Thursday, 19 July 2012

Ceviche Soho Frith Street Peruvian food - absolutely refreshing


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Address: 17 Frith Street, London W1D 4RG
Tel: 020 7292 2040
Nearest Tube station: Leicester Square,
Tottenham Court Road

Ratings (out of 5 *)
Price: below £30 pp
Service charge: 12.5%
Taste: ****
Service: *****
Ambience: ****
The problem with having a particularly good or popular restaurant along a street is that after a while, it's all about it. Woe betide any other restaurants that are near its vicinity, which have to contend with fighting for spillover crowd. That is the case for Koya along Frith Street. That is probably the reason why we haven't noticed Ceviche, which lies directly opposite Koya.

It so happened that we were in Soho one fine Friday afternoon feeling rather pleased with ourselves that we have some time for a particularly long lunch while others are still slogging away in the office. Wife is a fan of Koya so I guess that makes me one as well. All the tables are filled as expected and we didn't fancy waiting so we decided to check out the rather plain looking restaurant just opposite it.

We got ourselves perched on the bar counter and looked through the menu with a list of unfamiliar names. It turned out that Wife was a bit more aquainted with them. "Think you'd like the cerviche," she pointed to that section of the menu. Seeing my puzzled look, she added, "raw fish."

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Well, the don ceviche (£6.75) turned out to be something rather familiar. There was this porridge stall at one of the road junctions in Singapore's Chinatown where Wife and I used to frequent. In addition to a bowl of piping hot fish porridge, we would always ask for a serving of raw fish slices.

On hindsight, that dubious looking slice of lime was suppose to 'cook' the fish when squeeze over it. But instead, we chose to drop the fish slices into the porridge instead thus partially cooked them.

No doubt, the don cerviche is less plain. The fresh sea bass slices were stirred in with tiger's milk (a fresh lime based marinade) by the two staff behind the bar counter. Flavoured with aji limo chilli and diced red onions, it was perfectly good to be eaten on its own.

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We have a penchant for gibblets and couldn't help ourselves when we saw chicken livers (£5.75) on the menu. I popped a piece into my mouth and immediately started gesturing to Wife, "it's good!" It's easy to get the humble liver wrong; the raw taste of iron of the liver is rather unpalatable if undercooked. That is why many restaurants (see Comedor) that serve liver usually tend to overcook it thus leaving it a tad dry and tough.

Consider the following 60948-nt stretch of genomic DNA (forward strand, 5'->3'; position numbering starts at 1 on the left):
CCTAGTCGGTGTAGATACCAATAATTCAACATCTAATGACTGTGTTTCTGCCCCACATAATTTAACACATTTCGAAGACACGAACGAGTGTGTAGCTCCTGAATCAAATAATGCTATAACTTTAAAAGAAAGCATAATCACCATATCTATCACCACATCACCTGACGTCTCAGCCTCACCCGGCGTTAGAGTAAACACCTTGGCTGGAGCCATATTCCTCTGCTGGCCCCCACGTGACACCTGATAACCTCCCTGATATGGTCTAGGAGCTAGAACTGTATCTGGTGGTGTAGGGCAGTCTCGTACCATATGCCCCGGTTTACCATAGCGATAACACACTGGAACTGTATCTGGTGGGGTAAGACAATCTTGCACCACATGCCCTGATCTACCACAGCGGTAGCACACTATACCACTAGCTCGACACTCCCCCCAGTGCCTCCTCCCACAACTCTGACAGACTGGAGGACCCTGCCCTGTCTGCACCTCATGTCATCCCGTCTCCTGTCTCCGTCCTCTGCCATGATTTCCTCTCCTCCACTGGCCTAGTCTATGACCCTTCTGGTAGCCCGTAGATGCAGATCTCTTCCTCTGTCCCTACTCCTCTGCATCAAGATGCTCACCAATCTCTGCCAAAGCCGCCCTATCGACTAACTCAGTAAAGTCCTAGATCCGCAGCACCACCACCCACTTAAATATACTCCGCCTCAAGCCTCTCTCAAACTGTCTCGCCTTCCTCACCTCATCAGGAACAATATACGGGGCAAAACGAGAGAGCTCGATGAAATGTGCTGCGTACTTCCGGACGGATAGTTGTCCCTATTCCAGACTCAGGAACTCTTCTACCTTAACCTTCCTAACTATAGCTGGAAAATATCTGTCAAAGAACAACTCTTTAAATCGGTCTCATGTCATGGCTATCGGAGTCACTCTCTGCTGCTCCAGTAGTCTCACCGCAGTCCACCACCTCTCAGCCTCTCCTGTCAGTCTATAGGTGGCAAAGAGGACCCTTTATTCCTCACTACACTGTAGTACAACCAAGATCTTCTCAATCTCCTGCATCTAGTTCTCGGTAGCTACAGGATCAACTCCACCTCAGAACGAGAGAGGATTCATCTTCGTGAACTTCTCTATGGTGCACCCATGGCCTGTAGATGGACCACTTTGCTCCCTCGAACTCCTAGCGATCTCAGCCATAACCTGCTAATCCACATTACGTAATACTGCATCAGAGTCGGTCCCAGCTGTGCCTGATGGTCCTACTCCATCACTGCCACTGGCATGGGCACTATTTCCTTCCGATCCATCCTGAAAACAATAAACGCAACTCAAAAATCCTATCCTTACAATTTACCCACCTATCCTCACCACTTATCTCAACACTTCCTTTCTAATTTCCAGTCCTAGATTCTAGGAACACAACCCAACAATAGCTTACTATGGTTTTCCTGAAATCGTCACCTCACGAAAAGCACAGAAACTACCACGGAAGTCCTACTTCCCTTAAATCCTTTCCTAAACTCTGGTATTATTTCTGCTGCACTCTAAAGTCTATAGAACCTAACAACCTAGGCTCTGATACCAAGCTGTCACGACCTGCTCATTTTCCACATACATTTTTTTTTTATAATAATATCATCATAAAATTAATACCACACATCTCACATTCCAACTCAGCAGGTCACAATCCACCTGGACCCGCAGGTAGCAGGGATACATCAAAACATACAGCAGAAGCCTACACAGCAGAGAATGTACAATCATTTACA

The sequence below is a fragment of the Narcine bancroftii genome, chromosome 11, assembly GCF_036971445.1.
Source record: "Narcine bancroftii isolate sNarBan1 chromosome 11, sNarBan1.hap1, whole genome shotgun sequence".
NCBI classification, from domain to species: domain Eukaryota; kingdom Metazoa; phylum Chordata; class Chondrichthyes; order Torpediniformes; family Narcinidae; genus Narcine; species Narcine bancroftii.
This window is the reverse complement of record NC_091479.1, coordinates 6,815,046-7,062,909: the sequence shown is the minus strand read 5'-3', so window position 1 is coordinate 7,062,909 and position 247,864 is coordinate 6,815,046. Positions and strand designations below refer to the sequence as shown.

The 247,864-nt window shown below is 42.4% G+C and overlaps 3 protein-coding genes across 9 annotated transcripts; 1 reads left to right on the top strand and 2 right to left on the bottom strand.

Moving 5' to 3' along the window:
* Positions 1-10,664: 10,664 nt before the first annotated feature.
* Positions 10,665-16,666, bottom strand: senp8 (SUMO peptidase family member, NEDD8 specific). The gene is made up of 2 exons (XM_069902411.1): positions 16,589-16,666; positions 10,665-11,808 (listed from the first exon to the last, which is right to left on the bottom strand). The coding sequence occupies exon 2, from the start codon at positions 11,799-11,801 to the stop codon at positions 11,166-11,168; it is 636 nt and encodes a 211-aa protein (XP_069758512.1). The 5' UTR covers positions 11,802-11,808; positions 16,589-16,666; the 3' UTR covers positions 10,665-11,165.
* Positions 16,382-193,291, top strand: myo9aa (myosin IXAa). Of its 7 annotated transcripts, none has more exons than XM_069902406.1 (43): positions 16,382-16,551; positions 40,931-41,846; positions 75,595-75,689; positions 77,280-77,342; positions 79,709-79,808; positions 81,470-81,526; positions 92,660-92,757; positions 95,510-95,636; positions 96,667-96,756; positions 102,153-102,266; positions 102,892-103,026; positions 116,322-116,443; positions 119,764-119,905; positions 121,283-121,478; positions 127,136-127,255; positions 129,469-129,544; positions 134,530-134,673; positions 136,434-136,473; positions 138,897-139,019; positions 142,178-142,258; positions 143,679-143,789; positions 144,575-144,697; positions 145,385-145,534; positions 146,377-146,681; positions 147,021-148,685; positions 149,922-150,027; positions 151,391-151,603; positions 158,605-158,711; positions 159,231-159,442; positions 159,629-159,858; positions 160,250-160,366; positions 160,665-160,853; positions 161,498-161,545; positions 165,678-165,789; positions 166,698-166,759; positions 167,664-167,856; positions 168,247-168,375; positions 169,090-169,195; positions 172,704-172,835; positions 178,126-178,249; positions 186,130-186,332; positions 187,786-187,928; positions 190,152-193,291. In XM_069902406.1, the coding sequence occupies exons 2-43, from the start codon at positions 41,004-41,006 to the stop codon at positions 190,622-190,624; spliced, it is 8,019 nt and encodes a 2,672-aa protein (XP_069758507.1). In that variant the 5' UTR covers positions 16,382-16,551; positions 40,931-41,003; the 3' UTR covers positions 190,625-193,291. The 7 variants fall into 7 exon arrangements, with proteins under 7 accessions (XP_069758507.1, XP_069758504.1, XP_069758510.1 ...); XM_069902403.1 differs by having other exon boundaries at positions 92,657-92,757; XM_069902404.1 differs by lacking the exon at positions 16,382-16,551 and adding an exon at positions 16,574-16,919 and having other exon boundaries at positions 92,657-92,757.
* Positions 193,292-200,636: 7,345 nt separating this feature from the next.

The chicken liver at Ceviche was just right. Marinated in aji panca chilli anticuocho sauce, it retained its suppleness with its juices sealed in. There was an added smoky aroma that came with time spent on the grill, not to mention the sweet potato chunks, which lent a soothing finish to the lightly spice dish.

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We make it a point to order a carbo dish when it comes to tapas styled meals, just something to bulk up the meal so that we wouldn't have to wolf through each dish. Ceviche's Peruvian corn cakes (£3.75) fit the bill. No surprises there, it was what it said it was. Thick and mushy, it is defintely not for those who are obsessed with flossing their teeth after every meal.

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We asked Miguel, the bar manager, for some recommendations on meat dishes. "Go for lomo saltado," he replied for a wink. Instead of beef fillet slices, we got chunks instead. No complaints though for we got through those thick pieces with relative ease. The aji amarillo (Peruvian yellow chilli pepper) chilli was omnipresent with slices of onions and tomatoes refreshing the palate. I thought the presence of chips was a bit odd and out of place. Maybe it was meant to be a standalone meal? At £12.50, it might just be.

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It turned out that Miguel's favourite dessert is encanelado de pisco (£4.75), which came with artisan dulce de leche (milk caramel) ice cream. The cinnamon sponge cake soaked with pisco spirit syrup is slightly firm and moist. With the ice cream laid on a thin layer of crumble, it was a brilliant infusion of taste and texture.

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All that downed with a glass of chica morado (£3). It was introduced to us as a soft drink. Not one of the fizzy ones from cans mind you but a homemade purple maize refresher. The sight of Miguel pouring it out from a tub (with a "three days" label) spoilt it somewhat but its cool soothing taste more than redeem that.

An elderly gentleman settled down beside us at the bar. "The usual?" Miguel asked with a knowing smile. A plate of don ceviche and a bottle of still water appeared in front of the gentleman moments later. Picking through the ceviche with a fork slowly, he was in a world of his own. Just him and his ceviche.


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